Decolonisation is about forming new ways of thinking that relate to everyone. This allows us to hold many different viewpoints from different cultures within our country and foster a fresh viewpoint that all the country can align with and benefit from.
It’s taken us a very long time to come to terms with the fact that colonisation has had a detrimental impact on nations and cultures that have been imposed upon by it. It’s taken us even longer to realise that decolonisation is not a dirty word but rather an opportunity for all of us to grow and develop as artists, philosophers, parents, educators, scientists, politicians and most of all as human beings.
The impacts of colonisation can’t be undone but culture will evolve and be re-established as we incorporate indigenous structures and knowledge and should, over time, reduce the intensity of those impacts.
Africa and South Africa have been under colonial rule for so long that institutions, learnings, religion, science, politics, family dynamics, history and more have washed over our own understandings, learnings and philosophies. Colonial systems are so deeply ingrained that we couldn't even see that they are not our own.
The conversation about addressing that has now begun, with historians revising our understandings of historical events and peoples. People are reclaiming their personal ancestral identities, stories, triumphs and knowledge. Artists are speaking directly to colonialist practices and norms, finding a way to speak out against colonial structures.
Language is one of the first impacts on culture. Imagine that you had to learn throughout your entire schooling career using a language that was alien to you. Do you speak a second or third language? Now, think about how that would impact your success at school? This is precisely what we are asking of 78% of the children in this country. We complain about terrible results and shameful numbers of kids reaching and then matriculating. Yet we are failing them by not providing a multilingual schooling system.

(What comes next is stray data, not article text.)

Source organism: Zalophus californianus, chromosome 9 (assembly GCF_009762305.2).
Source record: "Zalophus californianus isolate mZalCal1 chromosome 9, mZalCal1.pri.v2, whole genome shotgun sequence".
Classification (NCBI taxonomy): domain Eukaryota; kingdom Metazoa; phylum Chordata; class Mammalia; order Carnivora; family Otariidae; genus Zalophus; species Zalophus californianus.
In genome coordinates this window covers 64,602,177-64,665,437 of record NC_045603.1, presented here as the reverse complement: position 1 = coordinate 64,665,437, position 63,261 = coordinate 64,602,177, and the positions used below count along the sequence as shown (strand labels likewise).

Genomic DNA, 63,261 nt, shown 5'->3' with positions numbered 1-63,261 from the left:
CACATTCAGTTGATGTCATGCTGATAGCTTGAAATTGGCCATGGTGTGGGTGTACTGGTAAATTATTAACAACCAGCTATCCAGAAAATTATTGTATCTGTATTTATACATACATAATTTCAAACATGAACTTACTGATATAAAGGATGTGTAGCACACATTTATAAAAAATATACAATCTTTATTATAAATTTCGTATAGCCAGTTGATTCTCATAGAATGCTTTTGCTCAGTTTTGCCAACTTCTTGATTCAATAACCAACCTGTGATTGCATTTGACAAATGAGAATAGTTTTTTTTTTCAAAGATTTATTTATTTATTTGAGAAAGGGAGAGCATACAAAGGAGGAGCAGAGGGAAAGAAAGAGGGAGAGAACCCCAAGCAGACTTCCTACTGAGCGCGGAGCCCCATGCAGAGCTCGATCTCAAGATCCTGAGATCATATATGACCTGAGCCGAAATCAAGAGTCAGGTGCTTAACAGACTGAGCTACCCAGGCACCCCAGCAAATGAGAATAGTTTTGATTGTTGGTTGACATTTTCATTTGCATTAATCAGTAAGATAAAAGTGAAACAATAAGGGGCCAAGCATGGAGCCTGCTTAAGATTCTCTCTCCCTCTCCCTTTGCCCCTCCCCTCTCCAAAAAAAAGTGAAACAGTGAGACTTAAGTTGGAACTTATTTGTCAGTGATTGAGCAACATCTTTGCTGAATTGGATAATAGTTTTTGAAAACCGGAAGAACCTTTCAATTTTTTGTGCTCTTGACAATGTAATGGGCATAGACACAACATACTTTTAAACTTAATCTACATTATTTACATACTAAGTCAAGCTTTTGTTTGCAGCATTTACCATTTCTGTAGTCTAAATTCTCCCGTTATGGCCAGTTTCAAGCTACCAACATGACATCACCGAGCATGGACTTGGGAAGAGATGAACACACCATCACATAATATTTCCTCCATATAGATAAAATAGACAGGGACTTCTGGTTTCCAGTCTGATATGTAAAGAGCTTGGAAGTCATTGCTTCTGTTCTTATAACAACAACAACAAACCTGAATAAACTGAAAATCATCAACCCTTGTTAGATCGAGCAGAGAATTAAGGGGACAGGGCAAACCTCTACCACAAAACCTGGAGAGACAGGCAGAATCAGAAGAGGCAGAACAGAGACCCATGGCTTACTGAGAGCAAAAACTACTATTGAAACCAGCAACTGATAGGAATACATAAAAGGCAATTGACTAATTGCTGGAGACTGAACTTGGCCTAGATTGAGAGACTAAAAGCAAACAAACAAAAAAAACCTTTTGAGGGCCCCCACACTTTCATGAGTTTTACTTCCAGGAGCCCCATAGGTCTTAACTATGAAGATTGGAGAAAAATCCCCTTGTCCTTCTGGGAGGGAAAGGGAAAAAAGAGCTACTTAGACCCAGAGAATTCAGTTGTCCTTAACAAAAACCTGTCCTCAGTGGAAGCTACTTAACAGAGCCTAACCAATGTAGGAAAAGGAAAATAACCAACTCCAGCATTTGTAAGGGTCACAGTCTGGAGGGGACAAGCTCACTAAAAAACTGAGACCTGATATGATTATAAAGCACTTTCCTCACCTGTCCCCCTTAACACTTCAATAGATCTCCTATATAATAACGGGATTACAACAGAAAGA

Costa Titch, whose quote we feature here, is no saint; he is simply doing what is a healthy future-focused way of engaging with the world. South Africa’s approach to first and second language education leaves many disenfranchised and reminded of the evils of colonialism and apartheid.
Art, too, is a vital cog in the wheels for and against colonialism. We spoke to Luxolo Witvoet, a powerful young artist, about a particular artwork of his called 'Re-Åppropriate' showing a meta reimagining of an image of Picasso showing off a piece of his work. This is what Luxolo had to say:
One of the prime areas that we can consider decolonisation is education and medicine. Western science and medicine is notoriously close minded to "other/indigenous" knowledge. Dr Nokwanda Makunga spoke to us about the benefits of IKS - Indigenous Knowledge Systems, which are still limited in their adoption throughout our country.
Decolonisation is about forming new ways of thinking that relate to everyone. It allows us to hold many different viewpoints from different cultures within our country and fosters a fresh viewpoint that all the country can align with and benefit from.
In our podcast, we spoke with Dr Valentino Alily about the delicacies of the subject of decolonisation and how misunderstood the word is. We’ll close out this article with this statement from the doctor:
“For most of us there is a misconception that decolonisation has to do with the breaking down of entire western structures and ways of thinking. That is the challenge we have had, trying to work out what decolonisation is all about. The solution is to understand that decolonisation has to do with integrating afrocentric cultural ideologies with western concepts.”